One of the arguments against Santorum is that he’s talking too much about social issues, and that’s going to spell doom for Republicans because they need to concentrate on the economy. We need to get something straight here: when people divide issues between “social” and “economic,” they are creating an artificial separation. As Santorum clearly explains, both in his book and his public appearances, the social traumas we face—family breakdown, abortion, a pleasure-for-me-first mentality—are at the root of our economic woes.
All the relevant statistics show that poverty abounds in single-parent homes, while the poverty rate in two-parent homes is something like 6%. Children growing up in broken homes are far more likely to end up on public assistance, either via welfare or the prison system, the latter being at taxpayer expense also. Government policies that serve to discourage marriage and penalize through taxation those who are responsibly raising children should be a primary concern for politicians.
Freedom of religion was important enough to the Founders to have it mentioned first in a list of freedoms in the Bill of Rights. Churches have always been exempted from taxation because they promote a public good. Now the Obama administration wants to throttle freedom of religion in the guise of providing healthcare. It’s not hyperbole to insist that the current occupant of the White House harbors a certain animosity toward those who hold to conservative/orthodox Christian views.
The old bugaboo that critics of social conservatives continue to repeat is the canard that “You can’t legislate morality.” They emit dire warnings about the “theocrats” who want to invade your bedroom and force an outdated morality on the nation. This criticism is essentially dishonest on all points.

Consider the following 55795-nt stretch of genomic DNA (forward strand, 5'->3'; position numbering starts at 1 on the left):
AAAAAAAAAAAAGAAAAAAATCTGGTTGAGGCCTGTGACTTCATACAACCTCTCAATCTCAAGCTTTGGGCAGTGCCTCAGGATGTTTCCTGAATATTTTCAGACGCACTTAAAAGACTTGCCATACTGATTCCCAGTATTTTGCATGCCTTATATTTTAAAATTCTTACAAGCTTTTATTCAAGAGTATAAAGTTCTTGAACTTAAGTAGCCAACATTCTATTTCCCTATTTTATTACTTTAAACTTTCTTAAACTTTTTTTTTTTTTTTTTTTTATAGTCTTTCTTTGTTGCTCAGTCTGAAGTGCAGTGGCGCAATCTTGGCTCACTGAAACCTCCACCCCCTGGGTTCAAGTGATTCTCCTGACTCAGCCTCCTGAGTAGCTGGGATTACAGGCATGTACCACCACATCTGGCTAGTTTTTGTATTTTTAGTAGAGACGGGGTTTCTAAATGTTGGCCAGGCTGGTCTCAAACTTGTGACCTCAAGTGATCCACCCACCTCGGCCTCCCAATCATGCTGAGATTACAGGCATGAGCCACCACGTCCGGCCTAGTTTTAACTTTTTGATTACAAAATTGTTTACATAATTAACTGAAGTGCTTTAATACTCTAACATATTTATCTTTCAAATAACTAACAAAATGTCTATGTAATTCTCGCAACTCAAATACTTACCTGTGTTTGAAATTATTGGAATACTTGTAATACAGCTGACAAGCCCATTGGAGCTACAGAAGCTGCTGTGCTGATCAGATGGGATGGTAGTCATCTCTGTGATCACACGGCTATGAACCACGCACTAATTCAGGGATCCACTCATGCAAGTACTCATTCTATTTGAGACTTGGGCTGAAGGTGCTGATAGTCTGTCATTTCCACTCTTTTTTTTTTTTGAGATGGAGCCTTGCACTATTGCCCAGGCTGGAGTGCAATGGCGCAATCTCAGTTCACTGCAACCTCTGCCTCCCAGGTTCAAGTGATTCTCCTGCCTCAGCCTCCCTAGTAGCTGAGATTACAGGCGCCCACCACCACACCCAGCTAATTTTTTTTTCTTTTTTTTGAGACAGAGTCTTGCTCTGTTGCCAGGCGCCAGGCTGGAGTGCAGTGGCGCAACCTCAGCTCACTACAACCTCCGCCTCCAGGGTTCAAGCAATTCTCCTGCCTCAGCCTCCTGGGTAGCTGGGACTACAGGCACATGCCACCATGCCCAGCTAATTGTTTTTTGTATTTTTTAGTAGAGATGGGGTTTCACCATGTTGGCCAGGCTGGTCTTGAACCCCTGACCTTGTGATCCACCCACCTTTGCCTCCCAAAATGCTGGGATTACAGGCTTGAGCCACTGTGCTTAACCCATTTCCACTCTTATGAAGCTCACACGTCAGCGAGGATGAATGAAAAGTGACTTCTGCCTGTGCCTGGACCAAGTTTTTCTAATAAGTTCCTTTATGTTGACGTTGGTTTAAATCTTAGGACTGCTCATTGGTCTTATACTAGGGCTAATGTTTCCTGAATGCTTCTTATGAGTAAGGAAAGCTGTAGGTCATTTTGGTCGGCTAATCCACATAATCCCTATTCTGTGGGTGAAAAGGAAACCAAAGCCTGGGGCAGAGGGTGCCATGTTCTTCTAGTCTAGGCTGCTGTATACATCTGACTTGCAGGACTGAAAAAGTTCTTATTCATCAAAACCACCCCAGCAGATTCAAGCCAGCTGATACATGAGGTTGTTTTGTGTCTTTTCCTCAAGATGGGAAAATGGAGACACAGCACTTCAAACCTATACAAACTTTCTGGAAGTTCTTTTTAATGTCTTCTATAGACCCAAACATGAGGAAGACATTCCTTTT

The idea that you can’t legislate morality begs for a definition. What is morality? Well, it deals with the distinction between right and wrong. What are laws? They are statements of what is right and what is wrong. Murder, for instance, is against the law because it wrongly takes the life of the innocent. I would argue that abortion fits into that category as well. Theft is wrong because the thief purloins property that belongs to someone else. Fraud is wrong because it is deception and lying. Murder, theft, fraud. Does anyone really want us to stop enacting and enforcing such laws simply because they have a religious basis? After all, the Bible speaks out against all of these. So when we pass laws to punish those who do such things, are we stepping into an area where government is not supposed to enter? It would be completely foolish to believe so.
Bottom line: all laws are statements of morality. It’s not that we cannot legislate morality; it’s that we cannot avoid legislating morality. The only real question here is whose morality are we going to legislate?
When President Obama imposes mandates on religious organizations that run counter to their deeply held beliefs, isn’t he legislating morality? He’s saying, in effect, that withholding contraception is “wrong.” Soon, he will demand abortion services be provided as well because he believes it is “wrong” not to do so.
So let’s do away with the dishonesty. Morality is the basis for all laws. So-called social issues are at the heart of the spiritual, emotional, and mental health of a nation—and yes, of the economic health as well. The two should never be separated. Rick Santorum is correct to make the linkage.